Wednesday, May 30, 2012

Bigots’ fears about gay marriage apocalypse debunked (yet again)

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Two brides kissing

Slate takes a look at the facts surrounding the LGBT marriage equality debate and points out the obvious: U.S. states that have legalized same-sex marriage aren’t crumbling into oblivion, nor are they host to any more drug-fueled gay orgies than before (as far as we know, anyway). The article starts with overall marriage rates:

Start with Massachusetts, which endorsed gay marriage in May 2004. That year, the state saw a 16 percent increase in marriage. The reason is, obviously, that gay couples who had been waiting for years to get married were finally able to tie the knot. In the years that followed, the marriage rate normalized but remained higher than it was in the years preceding the legalization. So all in all, there’s no reason to worry that gay marriage is destroying marriage in Massachusetts.

The other four states that have legalized gay marriage—New York, Connecticut, Iowa, Vermont, and New Hampshire—have done it more recently, somewhere between 2008 and 2011. But from the little data we have, it looks as if the pattern will be more or less the same—a temporary jump in marriage followed by a return to virtually the same marriage rates as before gay marriage became legal. Washington, D.C., which started accepting same-sex marriages in March 2010, saw a huge 61.7 percent increase in marriage that year, though it’s too soon to see where it will settle. Again, no signs of the coming apocalypse.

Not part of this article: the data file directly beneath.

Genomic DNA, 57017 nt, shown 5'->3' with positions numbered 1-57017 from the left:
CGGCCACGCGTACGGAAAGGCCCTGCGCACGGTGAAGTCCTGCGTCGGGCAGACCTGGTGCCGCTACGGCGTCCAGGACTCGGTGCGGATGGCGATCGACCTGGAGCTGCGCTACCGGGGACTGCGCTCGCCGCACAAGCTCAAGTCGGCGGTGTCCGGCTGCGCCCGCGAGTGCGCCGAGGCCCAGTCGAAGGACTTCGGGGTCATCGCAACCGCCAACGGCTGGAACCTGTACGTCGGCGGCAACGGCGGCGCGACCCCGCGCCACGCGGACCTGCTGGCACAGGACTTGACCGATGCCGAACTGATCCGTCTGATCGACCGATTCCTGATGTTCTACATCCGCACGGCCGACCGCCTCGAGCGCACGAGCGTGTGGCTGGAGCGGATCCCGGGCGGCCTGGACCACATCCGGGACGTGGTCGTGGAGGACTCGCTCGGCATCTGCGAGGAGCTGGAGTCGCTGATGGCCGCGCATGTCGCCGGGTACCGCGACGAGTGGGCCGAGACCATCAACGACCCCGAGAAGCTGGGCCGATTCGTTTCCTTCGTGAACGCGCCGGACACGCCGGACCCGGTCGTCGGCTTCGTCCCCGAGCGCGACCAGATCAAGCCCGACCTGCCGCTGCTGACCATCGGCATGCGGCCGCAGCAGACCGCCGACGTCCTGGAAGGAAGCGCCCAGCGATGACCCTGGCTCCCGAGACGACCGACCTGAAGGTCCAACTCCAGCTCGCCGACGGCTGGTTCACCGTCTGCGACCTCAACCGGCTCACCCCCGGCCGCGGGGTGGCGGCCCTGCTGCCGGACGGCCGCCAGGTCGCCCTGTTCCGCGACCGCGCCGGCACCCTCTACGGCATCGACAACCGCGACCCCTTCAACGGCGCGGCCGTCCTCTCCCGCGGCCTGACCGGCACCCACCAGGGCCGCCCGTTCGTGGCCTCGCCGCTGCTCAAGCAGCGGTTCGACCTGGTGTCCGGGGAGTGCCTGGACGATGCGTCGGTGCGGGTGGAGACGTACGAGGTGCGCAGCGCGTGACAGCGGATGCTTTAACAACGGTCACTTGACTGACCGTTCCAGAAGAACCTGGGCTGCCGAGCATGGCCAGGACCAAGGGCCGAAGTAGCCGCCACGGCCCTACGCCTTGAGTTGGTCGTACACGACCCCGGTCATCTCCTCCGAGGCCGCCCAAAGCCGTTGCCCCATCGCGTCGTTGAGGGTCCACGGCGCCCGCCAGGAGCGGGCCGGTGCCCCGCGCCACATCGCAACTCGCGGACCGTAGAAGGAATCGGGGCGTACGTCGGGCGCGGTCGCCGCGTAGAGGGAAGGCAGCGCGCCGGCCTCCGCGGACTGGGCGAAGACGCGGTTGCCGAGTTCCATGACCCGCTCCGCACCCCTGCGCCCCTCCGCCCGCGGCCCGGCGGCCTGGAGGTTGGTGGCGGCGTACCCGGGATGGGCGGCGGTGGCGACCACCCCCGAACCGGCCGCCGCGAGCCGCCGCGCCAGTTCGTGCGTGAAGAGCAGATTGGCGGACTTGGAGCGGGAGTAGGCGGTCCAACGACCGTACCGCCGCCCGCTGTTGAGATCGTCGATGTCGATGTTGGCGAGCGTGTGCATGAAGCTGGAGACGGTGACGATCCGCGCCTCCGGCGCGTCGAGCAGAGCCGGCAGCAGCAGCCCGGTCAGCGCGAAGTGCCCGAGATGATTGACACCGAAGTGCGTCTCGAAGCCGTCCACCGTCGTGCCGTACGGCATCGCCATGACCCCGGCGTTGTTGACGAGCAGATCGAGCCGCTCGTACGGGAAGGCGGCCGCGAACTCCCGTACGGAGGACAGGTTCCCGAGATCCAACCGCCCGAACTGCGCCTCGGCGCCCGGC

Another shocker: Straight couples in those same states aren’t seeing their heteronormative unions magically dissolved, either:

Another measure of the health of marriage is a state’s divorce rate. Have those changed since gay marriage was introduced? Not really. In each of the five states, divorce rates following legalization have been lower on average than the years preceding it, even as the national divorce rate grew. In 2010, four of the five states had a divorce rate that was lower than both the national divorce rate and the divorce rate of the average state.

Of course, no amount of real evidence will ever dissuade anyone of the idea that allowing gays and lesbians to marry won’t somehow contaminate or weaken heterosexual unions (much less society as a whole) if they’re stupid or delusional enough to believe that in the first place. But there’s always hope for more reasonable individuals and fence-sitters to see reality for what it is and come down on the rational side of the issue.

(via Dispatches from the Culture Wars)